Do any of these signs indicate the actual street name? Nope. Welcome to French driving.
Sierra and I slept in until 11:30am the next day. This was mainly due to the powerful blinds that kept our bedroom a dark cocoon. Jeff and Tenzin were already awake, which was a role reversal. They tend to be the night owls, whereas Sierra and I tend to bound out of bed every morning.
Using his limited French, Jeff managed to purchase a baguette and a croissant at the local bakery. It was delicious to bite into freshly baked bread first thing in the morning. I didn’t even miss my morning smoothie.
Since Jeff had been awake since 4am, he needed to nap. Thus, I marched out of the house with the girls on a mission. Since I had been hesitant to drive in France, we walked down to the bus stop a block away. As we waited at the bus stop, I noticed that no buses were going to our destination. One of the hardest things about traveling is making decisions on the spot. It is even harder with children in tow. Thankfully, neither of them were squirmy. They just waited patiently and I told them that we would have to go back to get the car so that I could drive to our destination.
“What?” asked Sierra. “Will you be okay?” She already knew about my reluctance to drive.
“Of course, we’ll be okay,” I reassured Sierra. I was also trying to reassure myself.
Even though I read French, the street signs here elude me. There are about 5 signs at each intersection indicating all sorts of useful information. Unfortunately, I usually cannot spot the actual street name.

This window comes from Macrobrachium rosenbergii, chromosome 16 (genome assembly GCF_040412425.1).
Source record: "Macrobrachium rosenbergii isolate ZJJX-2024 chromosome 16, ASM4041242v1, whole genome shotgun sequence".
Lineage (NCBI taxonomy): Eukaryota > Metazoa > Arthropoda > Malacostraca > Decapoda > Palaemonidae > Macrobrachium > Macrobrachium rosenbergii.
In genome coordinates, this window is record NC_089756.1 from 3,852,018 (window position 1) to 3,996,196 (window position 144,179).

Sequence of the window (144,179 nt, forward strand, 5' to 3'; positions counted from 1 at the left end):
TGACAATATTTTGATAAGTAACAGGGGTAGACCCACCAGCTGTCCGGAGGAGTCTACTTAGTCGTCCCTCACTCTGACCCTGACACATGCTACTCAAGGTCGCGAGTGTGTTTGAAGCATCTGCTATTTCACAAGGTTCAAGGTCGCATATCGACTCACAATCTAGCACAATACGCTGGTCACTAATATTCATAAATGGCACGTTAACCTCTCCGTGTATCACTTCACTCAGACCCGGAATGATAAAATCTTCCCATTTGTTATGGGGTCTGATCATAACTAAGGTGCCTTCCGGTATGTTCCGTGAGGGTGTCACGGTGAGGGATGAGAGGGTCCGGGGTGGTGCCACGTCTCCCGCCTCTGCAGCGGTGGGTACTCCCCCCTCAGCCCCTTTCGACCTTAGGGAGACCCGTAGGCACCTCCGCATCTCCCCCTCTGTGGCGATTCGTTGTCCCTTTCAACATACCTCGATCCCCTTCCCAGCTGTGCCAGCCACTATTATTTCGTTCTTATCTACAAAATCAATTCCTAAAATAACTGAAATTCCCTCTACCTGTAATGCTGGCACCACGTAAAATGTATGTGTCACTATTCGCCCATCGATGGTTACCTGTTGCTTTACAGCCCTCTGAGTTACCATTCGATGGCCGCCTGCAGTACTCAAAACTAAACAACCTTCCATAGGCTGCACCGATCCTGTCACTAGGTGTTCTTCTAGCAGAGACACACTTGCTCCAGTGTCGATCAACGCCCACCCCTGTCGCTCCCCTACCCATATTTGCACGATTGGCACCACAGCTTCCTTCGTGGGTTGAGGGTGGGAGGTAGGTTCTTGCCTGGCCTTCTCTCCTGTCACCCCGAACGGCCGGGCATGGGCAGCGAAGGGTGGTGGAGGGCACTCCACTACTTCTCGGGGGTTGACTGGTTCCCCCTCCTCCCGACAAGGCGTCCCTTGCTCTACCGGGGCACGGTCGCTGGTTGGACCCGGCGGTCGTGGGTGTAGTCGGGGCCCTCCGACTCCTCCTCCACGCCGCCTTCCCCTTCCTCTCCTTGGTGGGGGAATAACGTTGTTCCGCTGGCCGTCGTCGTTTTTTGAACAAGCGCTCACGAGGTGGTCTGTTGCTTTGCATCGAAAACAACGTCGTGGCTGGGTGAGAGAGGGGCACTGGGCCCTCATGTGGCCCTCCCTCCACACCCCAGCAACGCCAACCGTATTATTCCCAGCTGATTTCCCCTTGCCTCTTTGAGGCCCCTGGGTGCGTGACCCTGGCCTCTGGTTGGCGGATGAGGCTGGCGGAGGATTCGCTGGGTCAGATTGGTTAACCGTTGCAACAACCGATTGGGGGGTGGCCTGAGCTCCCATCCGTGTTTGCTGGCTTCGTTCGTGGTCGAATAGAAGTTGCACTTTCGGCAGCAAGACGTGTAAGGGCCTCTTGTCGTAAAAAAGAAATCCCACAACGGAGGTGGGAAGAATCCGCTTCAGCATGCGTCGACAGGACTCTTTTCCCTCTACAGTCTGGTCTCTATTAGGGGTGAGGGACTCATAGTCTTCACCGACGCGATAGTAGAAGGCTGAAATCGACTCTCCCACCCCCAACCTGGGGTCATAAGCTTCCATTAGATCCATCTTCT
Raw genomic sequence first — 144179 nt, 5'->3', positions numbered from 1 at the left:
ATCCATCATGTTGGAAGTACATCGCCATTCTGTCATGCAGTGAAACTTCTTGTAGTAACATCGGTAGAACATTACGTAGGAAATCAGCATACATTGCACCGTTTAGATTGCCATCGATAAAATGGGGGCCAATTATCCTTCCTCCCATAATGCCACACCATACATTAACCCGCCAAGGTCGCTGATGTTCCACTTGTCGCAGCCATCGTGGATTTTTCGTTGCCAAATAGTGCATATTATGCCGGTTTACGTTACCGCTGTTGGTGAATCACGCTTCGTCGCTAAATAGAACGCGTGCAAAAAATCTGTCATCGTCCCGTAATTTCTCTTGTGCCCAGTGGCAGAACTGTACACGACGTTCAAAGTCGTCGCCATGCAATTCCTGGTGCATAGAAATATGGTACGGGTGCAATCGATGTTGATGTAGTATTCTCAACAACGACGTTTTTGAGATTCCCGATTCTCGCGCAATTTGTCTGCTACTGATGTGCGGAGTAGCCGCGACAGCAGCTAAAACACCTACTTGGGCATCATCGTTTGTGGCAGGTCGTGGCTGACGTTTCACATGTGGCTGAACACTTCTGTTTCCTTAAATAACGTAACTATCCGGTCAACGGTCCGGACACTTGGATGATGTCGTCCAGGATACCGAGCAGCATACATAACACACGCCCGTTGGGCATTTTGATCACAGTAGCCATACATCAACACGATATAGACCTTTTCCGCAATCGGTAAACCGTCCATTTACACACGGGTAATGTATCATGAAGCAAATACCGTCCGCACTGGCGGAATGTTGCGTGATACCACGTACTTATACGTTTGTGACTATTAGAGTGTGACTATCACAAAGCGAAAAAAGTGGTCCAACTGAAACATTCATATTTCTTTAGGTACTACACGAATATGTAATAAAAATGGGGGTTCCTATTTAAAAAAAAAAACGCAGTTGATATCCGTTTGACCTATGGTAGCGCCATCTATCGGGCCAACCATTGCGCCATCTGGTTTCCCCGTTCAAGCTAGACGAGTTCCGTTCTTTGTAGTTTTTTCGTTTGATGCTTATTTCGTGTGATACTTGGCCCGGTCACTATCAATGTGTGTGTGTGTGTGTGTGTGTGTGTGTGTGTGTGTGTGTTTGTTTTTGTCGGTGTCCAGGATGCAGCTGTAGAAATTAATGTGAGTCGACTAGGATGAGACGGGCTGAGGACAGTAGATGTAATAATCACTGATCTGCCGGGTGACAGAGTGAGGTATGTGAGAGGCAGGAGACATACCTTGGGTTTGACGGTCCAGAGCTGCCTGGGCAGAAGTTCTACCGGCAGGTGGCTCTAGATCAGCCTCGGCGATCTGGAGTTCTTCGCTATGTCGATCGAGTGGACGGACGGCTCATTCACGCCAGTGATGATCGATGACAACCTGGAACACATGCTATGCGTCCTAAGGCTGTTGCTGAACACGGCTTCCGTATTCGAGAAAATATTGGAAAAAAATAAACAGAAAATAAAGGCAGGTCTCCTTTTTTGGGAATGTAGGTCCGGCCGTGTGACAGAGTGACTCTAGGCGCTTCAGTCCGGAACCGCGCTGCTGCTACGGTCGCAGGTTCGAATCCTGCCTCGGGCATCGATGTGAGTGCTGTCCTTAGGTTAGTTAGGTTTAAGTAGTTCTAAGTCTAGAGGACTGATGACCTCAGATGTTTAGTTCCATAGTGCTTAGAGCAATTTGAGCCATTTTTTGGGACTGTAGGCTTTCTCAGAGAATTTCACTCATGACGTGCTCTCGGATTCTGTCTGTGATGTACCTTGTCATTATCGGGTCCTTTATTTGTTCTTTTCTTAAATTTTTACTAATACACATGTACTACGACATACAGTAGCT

When we got to the car, I instructed both girls to look out for the big street I needed to turn onto, Rue Jean Moulin. When we got to the street I believed was the one to turn onto, there were no indications I could decipher. My instincts told me to turn, so I did. “I think this is the wrong street,” I told the girls. A few seconds later, I spotted it: Monoprix, our first destination. “Yay! We did it!” I shouted. A miracle
Can you guess where the street sign is located? It’s not the green or white signs. If you count from the top, 1-Green, 2-Green, 3-White, 4-White, and then finally right under that last white sign is a tiny dark sign that says “Rue Jean Moulin.” It’s not even visible from the street! I took this picture on a walk later with my friend Ritu so that I could actually see if the street sign existed.
My girls and I went to Monoprix to take photos for our monthly metro passes. Since the girls and I are staying in France for an entire month, it was more economical to purchase a Navigo card. The actual physical card costs 5 Euros. Then, it is 70 Euros for a monthly pass. There was no discount for the girls, unfortunately.
Have you ever taken an official photo in France? Here are the instructions:
1) Don’t smile
2) Keep a neutral expression
3) Keep your lips closed
4) Don’t wear a hat
5) Show your ears
6) Don’t tilt your head
7) Make sure your hair is not messy (well, this last one is my guess as to what the instructions were saying)
This is how our photos turned out:
Scary or what? All I could think about was “don’t blink, don’t smile, keep your lips closed.” We’re not winning any beauty pageants with those photos. I think Tenzin looks the toughest.